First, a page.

Financial precarity—or being in a precarious financial position—is the most costly item that doesn’t show up on a company’s balance sheet.  U.S. businesses are losing $500 billion per year[1] due to personal financial stress.

The statistics are getting even more compelling.  59% of U.S. employees now identify money as their top cause of stress—more than all other causes combined, and nearly four times the second place stressor: their job.[2]

Financial stress has been linked to post-traumatic stress disorder[3], substance abuse disorder and suicide[4], and mental health disorders.[5]  These problems are particularly prevalent among millennials.

Forgetting about culture and profit for a moment, if the mental health of your employees is a priority, this issue must be addressed.  One of the problems is that people don’t want to receive advice the way they used to.  57% of employees want to make their own decisions and have someone validate that decision.[6]  Not only do we need to proactively address the issue, we need to do it in a new way that is compatible with what people want and incompatible with the financial services model.

Financial wellness is a buzz word and about half of employers are now offering a service to their employees.  The problem is that it’s not working.  Financial stress is increasing even as wellness programs proliferate.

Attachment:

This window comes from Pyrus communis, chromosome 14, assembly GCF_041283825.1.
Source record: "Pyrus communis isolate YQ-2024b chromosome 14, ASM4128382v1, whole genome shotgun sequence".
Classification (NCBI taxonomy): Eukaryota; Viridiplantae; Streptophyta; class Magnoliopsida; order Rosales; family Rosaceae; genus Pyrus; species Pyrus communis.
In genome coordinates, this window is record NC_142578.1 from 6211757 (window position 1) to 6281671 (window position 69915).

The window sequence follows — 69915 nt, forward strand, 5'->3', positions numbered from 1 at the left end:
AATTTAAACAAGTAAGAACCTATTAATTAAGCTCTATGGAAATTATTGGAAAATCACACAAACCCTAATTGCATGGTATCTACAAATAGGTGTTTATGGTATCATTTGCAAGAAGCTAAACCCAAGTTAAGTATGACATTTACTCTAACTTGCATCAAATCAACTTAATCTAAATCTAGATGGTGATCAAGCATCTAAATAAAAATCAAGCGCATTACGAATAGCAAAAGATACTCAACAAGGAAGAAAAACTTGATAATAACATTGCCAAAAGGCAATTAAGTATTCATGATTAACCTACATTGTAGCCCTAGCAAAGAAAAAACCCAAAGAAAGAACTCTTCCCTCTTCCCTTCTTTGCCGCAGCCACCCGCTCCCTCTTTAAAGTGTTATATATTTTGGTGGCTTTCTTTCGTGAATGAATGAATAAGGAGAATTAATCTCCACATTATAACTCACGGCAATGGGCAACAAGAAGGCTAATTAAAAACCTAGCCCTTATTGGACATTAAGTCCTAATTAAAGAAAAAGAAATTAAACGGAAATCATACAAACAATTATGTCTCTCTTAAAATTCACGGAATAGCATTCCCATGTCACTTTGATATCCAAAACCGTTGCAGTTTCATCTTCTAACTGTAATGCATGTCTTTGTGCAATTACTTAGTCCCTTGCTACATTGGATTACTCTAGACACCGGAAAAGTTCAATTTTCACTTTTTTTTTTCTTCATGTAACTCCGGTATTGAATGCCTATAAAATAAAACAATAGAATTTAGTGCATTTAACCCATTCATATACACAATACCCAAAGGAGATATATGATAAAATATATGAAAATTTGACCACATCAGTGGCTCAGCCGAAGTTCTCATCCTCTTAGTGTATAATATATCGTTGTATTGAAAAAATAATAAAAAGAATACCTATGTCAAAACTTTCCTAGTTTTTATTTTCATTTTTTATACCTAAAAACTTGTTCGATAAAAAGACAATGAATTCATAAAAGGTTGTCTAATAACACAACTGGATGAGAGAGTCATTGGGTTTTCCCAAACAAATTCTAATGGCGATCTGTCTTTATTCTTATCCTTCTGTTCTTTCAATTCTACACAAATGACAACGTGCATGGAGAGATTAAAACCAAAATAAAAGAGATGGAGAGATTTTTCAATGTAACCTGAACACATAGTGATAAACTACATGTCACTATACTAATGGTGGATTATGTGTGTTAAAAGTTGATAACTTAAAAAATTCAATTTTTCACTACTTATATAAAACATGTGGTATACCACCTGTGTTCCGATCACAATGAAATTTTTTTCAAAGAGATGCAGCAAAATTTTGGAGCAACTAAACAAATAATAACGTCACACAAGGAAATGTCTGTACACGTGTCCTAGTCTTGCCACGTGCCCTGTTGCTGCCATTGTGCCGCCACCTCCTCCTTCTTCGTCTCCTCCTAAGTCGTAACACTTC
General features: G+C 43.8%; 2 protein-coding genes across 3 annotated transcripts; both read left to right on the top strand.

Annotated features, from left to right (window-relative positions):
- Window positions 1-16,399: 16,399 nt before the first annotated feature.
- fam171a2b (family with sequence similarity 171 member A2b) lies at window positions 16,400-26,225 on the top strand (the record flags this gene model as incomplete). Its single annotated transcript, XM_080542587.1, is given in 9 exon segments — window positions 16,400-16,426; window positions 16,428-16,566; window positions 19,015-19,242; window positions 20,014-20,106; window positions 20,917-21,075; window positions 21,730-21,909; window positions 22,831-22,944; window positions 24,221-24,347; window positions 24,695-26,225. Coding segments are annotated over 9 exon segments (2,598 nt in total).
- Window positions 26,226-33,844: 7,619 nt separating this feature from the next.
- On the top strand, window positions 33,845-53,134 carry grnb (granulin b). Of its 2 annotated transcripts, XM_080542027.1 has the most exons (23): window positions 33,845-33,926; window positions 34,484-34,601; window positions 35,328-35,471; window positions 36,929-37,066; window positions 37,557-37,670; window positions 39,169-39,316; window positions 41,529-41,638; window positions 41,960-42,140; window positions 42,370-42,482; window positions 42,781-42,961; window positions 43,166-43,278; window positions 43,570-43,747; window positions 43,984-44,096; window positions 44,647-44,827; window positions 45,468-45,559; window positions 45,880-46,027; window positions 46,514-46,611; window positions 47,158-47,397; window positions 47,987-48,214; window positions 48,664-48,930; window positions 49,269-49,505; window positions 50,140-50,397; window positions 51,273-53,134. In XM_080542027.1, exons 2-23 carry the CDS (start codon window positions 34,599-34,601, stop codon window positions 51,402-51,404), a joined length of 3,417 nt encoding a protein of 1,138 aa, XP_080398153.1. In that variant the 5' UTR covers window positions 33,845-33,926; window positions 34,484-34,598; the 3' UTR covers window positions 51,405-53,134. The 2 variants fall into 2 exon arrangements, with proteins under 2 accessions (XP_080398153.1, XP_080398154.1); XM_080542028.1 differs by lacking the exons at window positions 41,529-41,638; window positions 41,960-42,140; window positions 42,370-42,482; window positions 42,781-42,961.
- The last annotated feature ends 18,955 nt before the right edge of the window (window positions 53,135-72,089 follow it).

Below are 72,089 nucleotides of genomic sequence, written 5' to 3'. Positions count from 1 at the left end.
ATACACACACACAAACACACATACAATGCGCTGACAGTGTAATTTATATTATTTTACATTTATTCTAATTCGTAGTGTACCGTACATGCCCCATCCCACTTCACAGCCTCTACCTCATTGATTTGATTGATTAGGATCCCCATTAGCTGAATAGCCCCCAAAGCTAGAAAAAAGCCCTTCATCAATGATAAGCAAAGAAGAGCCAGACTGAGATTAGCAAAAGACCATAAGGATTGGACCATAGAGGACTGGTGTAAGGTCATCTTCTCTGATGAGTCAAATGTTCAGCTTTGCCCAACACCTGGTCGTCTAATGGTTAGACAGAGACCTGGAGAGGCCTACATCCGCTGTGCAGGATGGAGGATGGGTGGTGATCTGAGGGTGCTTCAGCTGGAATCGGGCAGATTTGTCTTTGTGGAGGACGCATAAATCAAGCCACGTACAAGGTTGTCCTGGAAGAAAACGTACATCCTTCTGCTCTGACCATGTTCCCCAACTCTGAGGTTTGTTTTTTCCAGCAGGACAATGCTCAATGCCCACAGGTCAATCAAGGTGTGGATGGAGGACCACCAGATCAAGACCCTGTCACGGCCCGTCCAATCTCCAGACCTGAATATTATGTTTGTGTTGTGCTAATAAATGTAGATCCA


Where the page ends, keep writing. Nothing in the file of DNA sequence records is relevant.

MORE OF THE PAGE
Employees need more than education and an app.  They need a partner that will help move them from intention to action and make the process to move from precarity to security easy, comfortable, and even enjoyable.  Contact us to learn more about how we can deliver lasting financial change and systematically and measurably eliminate the causes of financial stress.

[1] The Employer’s Guide to Financial Wellness 2019. Salary Finance (https://www.salaryfinance.com/us/blog/half-of-us-workforce-suffers-poor-mental-health-due-to-money-worries/).

[2] PwC’s 8th Annual Employee Financial Wellness Survey: 2019 results (https://www.pwc.com/us/en/industries/private-company-services/library/financial-well-being-retirement-survey.html)

[3] Payoff Science Team Study. April 2016 (https://www.businesswire.com/news/home/20160420005504/en/Payoff-Study-Finds-1-4-Americans-1).

[4] Alcohol and Drug Misuse and Suicide and the Millennial Generation — a devastating Impact. Trust for America’s Health and the Well Being Trust. June 2019 (https://wellbeingtrust.org/wp-content/uploads/2019/06/TFAH-2019-YoundAdult-Pain-Brief-FnlRv.pdf?utm_source=STAT+Newsletters&utm_campaign=d90ea217be-MR_COPY_01&utm_medium=email&utm_term=0_8cab1d7961-d90ea217be-150444909).

[5] “Lonely, burned out, and depressed: The state of millennials’ mental health in 2019,” Business Insider. October 10, 2019 (https://www.businessinsider.com/millennials-mental-health-burnout-lonely-depressed-money-stress).

[6] The Employer’s Guide to Financial Wellness 2019. Salary Finance